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Learn Your World - In Review

To support your global practice, ACC Docket offers country-specific fun facts from your peers who've been there — literally.


Global population is 7.5 billion (est. 2018).  

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Check out Learn Your World archives at

Dear readers, this is our last Learn Your World column. Over the past six years, we’ve strived to give you a glimpse of what it’s like to be in-house counsel around the world.

We covered business etiquette, for example:  

In Saudi Arabia, Oman, Bangladesh, and Russia, wait for a person of the opposite sex to extend their hand for a handshake before extending yours. South Africa recognizes 11 official languages, but English is used for most international business dealings. In South Korea, it matters where you sit during a meeting, with the most senior host siting in the middle. In Costa Rica and Tunisia, expect a 10- to 15-minute delay before meetings begin.  

We collected fun facts, such as:  

Latvia’s internet speeds are the fourth-fastest in the world. World Travel Awards named Peru the best culinary destination in the world from 2012 to 2017. Kenya is the fastest growing economy in Africa. We learned interesting details about different legal environments, including: An in-house lawyer in Papua New Guinea must be well versed with the laws governing her industry as well as the customs and traditions of locals in the area. Most in-house counsel in Malaysia also serve as ethics and compliance officers. The number of lawyers in Brazil increases by 30,000 every year.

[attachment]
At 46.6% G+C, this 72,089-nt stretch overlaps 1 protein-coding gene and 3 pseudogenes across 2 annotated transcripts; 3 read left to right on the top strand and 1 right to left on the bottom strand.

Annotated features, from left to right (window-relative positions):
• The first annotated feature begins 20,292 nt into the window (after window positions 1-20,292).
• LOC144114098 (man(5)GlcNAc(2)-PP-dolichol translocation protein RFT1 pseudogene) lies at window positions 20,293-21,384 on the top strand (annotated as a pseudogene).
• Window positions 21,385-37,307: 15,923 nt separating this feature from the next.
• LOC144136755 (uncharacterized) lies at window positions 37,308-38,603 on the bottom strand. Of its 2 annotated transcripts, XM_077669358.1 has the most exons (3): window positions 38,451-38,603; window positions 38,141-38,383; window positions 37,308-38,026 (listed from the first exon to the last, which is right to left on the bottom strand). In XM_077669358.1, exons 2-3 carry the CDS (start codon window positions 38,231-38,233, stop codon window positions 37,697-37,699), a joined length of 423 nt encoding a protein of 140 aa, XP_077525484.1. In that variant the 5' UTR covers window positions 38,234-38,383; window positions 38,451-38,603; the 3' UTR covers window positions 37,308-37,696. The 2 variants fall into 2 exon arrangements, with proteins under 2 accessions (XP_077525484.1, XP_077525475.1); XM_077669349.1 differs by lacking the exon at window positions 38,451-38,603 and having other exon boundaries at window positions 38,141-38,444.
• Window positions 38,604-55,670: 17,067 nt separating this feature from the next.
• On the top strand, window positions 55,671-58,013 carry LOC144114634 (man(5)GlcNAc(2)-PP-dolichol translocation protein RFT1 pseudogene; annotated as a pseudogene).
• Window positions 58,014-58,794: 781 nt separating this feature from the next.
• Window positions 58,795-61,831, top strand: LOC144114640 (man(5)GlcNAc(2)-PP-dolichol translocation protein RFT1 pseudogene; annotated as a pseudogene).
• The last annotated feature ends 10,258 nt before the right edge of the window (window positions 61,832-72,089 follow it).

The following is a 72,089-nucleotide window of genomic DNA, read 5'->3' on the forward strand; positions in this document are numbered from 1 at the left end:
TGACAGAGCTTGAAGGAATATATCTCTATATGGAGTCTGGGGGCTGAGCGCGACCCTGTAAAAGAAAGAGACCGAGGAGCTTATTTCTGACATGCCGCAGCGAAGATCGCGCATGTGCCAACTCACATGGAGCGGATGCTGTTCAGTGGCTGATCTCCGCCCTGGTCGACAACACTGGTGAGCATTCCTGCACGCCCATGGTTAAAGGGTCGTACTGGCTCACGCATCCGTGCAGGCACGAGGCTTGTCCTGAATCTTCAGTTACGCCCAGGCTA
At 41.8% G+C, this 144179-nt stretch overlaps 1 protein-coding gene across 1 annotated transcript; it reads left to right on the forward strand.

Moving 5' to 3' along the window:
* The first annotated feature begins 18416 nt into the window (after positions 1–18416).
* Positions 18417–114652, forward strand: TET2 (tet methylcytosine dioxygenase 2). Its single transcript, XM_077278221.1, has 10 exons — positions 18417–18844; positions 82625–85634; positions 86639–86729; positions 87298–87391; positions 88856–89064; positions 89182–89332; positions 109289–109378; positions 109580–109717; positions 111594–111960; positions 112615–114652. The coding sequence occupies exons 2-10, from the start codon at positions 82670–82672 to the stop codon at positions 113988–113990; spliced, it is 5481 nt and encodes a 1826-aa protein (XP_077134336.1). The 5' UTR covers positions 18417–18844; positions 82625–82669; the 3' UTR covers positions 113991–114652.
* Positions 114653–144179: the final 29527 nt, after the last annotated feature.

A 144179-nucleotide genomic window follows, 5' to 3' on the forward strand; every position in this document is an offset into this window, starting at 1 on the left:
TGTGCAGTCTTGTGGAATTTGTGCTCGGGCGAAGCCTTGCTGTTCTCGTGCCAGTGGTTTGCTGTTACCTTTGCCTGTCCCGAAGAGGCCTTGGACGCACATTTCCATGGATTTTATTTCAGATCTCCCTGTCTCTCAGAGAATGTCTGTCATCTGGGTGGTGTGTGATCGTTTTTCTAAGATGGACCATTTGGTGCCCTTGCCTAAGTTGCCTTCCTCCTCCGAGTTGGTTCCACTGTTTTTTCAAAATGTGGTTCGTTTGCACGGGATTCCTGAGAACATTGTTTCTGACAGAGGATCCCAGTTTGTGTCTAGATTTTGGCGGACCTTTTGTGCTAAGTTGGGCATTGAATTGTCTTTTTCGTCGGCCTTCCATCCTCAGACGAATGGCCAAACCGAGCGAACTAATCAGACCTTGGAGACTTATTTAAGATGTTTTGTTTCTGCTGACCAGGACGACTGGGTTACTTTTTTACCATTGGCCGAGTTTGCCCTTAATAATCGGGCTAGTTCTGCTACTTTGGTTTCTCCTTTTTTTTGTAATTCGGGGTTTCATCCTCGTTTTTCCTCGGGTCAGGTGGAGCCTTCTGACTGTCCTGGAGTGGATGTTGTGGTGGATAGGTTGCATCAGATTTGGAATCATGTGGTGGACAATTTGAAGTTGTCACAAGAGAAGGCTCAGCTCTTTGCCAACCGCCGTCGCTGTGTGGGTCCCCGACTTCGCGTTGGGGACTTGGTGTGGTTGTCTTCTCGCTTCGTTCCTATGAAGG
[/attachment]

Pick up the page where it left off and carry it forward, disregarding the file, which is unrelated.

And we reported on new legislation, like:

France’s enactment of a Digital Service Tax in 2019, affecting transatlantic tech companies. Canada joining Uruguay as one of only two nations that have eliminated penalties for marijuana with the passage of its Cannabis Act in 2018.  

Overall, we profiled 56 countries, one territory, and one special administrative region, representing every continent except Antarctica. We’re proud to report that most of our articles were written by in-house counsel who call these places home.  

While there won’t be a country profile in future issues, we are committed to bringing you global content relevant to your practice. Keep an eye out for our new columns in 2020 on data privacy and legal operations.  

As businesses become increasingly invested in cross-border work and counsel continue to interact with counterparts around the world, we hope you maintain a culturally sensitive and open-minded approach. After all, in-house counsel in other countries are not so different from you.

About the Author

Danielle Maldonado is the assistant editor of the Association of Corporate Counsel.